- a company safety newsletter;
- employee training;
- written company policies;
- written safety plan; and
- written duties and responsibilities plan for all employees.
It is the contractor’s responsibility to communicate to managers and field employees all laws and regulations that apply to their work.
Strategies for communicating a company’s safety compliance are as follows:
- designate a safety and compliance person;
- employee training – off site and on site;
- conduct a 10-minute morning safety startup meeting daily;
- job site safety checklist/audit and inspection;
- demonstrate proper use of safety equipment;
- safety awards (lunch on site);
- a company safety newsletter;
- safety rewards for working safely;
- annual employee all-day safety meeting;
- a display safety board – safe maximum heart rate, to-date recordable and first aid cases; and
- cash bonus per hour for safety performance
The customer’s expectation of a safe work site includes:
- trained employees;
- a drug-free workplace;
- understanding the scope of work;
- open communication with on-site contractors; and
- compliance with customers.
In conclusion, communication is the gateway to safety and compliance. Owners must invest and support their commitment to safety and to communication.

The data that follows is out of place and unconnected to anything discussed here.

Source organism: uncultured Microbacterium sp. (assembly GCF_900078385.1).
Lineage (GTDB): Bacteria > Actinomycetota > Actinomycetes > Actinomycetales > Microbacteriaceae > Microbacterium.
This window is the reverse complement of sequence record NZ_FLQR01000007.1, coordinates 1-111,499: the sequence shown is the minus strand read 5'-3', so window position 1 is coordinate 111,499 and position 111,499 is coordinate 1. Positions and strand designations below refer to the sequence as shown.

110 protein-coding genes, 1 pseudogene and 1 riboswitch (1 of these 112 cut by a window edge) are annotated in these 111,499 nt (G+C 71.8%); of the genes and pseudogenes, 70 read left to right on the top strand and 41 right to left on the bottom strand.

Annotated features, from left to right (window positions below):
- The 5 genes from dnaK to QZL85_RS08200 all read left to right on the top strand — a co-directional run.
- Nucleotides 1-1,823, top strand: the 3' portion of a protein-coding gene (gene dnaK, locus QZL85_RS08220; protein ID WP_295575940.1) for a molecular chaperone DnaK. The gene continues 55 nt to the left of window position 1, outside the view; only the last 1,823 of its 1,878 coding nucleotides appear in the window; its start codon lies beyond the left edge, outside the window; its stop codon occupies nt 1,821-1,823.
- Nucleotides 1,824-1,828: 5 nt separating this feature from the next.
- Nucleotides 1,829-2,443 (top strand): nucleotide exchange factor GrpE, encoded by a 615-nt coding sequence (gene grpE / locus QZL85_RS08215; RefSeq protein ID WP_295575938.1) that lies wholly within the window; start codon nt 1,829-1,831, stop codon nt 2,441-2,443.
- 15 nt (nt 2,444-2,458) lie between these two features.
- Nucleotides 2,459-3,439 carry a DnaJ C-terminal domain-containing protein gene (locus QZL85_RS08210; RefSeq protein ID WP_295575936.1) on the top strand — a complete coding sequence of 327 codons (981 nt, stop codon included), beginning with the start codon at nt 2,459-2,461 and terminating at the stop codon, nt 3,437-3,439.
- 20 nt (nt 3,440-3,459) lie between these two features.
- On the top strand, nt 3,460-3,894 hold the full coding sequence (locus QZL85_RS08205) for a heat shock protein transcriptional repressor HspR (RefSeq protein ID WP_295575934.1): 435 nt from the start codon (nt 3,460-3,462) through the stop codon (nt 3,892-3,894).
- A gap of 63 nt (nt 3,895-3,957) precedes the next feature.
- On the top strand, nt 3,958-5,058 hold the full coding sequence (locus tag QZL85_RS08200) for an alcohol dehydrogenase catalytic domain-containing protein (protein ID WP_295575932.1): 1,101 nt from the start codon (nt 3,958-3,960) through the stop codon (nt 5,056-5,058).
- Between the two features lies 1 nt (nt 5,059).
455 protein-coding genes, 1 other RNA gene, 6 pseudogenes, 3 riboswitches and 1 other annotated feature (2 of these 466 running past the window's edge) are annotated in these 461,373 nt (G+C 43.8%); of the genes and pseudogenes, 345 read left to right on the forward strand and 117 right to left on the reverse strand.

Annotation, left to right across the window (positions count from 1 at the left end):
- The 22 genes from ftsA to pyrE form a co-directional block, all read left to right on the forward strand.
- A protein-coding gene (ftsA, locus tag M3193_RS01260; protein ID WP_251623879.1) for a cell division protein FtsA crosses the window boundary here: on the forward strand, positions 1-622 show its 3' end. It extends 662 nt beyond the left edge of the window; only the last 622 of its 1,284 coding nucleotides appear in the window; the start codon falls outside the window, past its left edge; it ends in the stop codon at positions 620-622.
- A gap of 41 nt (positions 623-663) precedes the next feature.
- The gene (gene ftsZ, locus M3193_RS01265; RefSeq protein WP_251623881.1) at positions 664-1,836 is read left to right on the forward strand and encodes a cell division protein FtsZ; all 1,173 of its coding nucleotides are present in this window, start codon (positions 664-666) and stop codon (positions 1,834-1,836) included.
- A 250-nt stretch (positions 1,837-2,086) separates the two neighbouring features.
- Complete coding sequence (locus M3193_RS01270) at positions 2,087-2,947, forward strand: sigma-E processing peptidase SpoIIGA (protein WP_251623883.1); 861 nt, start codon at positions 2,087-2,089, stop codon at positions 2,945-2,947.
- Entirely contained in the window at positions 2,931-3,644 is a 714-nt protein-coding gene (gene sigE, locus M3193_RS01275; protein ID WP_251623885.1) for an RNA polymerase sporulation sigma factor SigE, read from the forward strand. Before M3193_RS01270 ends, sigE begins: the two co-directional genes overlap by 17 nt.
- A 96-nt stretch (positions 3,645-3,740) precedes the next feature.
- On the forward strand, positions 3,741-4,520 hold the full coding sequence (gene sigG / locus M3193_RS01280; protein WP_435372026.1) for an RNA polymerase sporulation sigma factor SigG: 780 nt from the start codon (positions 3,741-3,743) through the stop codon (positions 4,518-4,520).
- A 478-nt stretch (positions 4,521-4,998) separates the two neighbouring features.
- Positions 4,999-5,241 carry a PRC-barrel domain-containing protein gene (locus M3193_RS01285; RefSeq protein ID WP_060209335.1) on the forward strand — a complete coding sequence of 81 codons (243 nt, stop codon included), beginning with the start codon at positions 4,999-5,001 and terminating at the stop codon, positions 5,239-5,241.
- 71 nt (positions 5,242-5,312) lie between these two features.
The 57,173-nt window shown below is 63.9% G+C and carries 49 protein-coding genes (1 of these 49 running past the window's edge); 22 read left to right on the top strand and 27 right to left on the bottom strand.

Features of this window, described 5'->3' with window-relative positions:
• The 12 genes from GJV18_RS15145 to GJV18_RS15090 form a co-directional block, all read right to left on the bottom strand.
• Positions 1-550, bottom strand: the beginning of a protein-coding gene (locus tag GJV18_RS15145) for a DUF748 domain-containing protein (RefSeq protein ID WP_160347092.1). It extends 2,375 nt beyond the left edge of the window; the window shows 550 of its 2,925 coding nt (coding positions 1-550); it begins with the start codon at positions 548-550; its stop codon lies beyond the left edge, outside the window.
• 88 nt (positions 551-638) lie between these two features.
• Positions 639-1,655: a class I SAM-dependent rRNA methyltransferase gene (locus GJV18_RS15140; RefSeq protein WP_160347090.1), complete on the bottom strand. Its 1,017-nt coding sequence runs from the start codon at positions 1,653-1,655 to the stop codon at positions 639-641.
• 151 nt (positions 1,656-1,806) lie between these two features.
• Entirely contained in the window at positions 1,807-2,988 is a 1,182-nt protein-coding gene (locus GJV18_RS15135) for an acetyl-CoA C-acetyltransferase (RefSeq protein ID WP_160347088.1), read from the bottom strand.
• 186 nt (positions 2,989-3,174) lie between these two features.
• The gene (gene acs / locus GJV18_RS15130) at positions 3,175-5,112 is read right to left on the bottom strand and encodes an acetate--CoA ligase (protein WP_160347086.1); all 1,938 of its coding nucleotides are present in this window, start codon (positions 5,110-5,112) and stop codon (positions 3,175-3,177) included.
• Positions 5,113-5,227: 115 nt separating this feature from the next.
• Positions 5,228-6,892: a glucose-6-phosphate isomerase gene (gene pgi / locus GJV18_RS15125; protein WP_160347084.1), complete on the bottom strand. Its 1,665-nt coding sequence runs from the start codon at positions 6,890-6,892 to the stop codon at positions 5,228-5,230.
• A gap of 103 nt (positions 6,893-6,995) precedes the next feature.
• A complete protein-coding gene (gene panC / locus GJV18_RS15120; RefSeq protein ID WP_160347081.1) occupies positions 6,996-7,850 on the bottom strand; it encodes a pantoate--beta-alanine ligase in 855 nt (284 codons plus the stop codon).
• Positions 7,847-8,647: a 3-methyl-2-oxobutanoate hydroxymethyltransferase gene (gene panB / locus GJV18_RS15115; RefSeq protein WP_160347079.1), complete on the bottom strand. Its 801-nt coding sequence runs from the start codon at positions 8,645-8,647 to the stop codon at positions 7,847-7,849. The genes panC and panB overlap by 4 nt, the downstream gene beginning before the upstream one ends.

William Gumbiner is president, Demolition Industry Consultants (DIC), based in Noblesville, Indiana, and a 50-year veteran of demolition as a senior corporate officer. More information about DIC is available at www.demolitionhelp.com.
“When we say we’ll do it … we’ll do it.” It’s not just a motto at Lindamood Demolition — located in Irving, Texas — it’s a statement and the principle that the company’s foundation was built on. It certainly rings true for the 39-year-old company who believes no job is too big or small. Lindamood Demolition is now one of the largest demolition contractors in Texas and continues to grow.
The family-owned business of 85 full-time employees has made great strides since opening its doors in 1975, when the company started with a small track loader and an old truck for demo work. Over the years, the business has been built up to feature a large fleet that includes 20 excavators (ranging from 50,000 to 175,000 pounds), 25 track loaders and 35 big 18-wheeler trucks.
The company also operates the largest high-reach boom in the South at 120 feet tall, which allows it to tackle taller buildings, where implosions are not feasible, and replaces the old crane and ball system.
Lindamood Demolition has quite the repertoire, specializing in commercial and residential demolition, implosions, asbestos and tree removal, heavy hauling, and lumber and tree mulching. Its primary work is on bridge and building demolition, pavement removal, and implosions.
Having one of the largest demo businesses in Texas brings many high-profile jobs along the way. This includes Texas A&M’s football stadium: Kyle Field, Dallas-Fort Worth (DFW) International Airport and Providence Hospital, among many others. The company has demolished almost every type of building there is: office buildings, warehouses, apartments, hospitals, schools, homes and other structures.